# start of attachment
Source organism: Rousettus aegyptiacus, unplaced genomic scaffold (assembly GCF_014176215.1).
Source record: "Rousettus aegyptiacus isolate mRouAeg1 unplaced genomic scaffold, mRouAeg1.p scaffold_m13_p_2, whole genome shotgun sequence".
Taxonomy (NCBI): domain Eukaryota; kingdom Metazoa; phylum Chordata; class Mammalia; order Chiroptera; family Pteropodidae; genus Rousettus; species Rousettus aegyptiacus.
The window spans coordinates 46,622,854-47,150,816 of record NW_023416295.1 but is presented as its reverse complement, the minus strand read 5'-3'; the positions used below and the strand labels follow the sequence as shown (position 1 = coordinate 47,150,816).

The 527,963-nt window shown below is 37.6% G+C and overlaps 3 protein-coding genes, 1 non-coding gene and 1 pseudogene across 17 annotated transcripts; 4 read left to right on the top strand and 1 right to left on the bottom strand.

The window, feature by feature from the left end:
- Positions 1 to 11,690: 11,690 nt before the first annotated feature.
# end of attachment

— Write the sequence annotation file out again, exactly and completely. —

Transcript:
Source organism: Rousettus aegyptiacus, unplaced genomic scaffold (assembly GCF_014176215.1).
Source record: "Rousettus aegyptiacus isolate mRouAeg1 unplaced genomic scaffold, mRouAeg1.p scaffold_m13_p_2, whole genome shotgun sequence".
Taxonomy (NCBI): domain Eukaryota; kingdom Metazoa; phylum Chordata; class Mammalia; order Chiroptera; family Pteropodidae; genus Rousettus; species Rousettus aegyptiacus.
The window spans coordinates 46,622,854-47,150,816 of record NW_023416295.1 but is presented as its reverse complement, the minus strand read 5'-3'; the positions used below and the strand labels follow the sequence as shown (position 1 = coordinate 47,150,816).

The 527,963-nt window shown below is 37.6% G+C and overlaps 3 protein-coding genes, 1 non-coding gene and 1 pseudogene across 17 annotated transcripts; 4 read left to right on the top strand and 1 right to left on the bottom strand.

The window, feature by feature from the left end:
- Positions 1 to 11,690: 11,690 nt before the first annotated feature.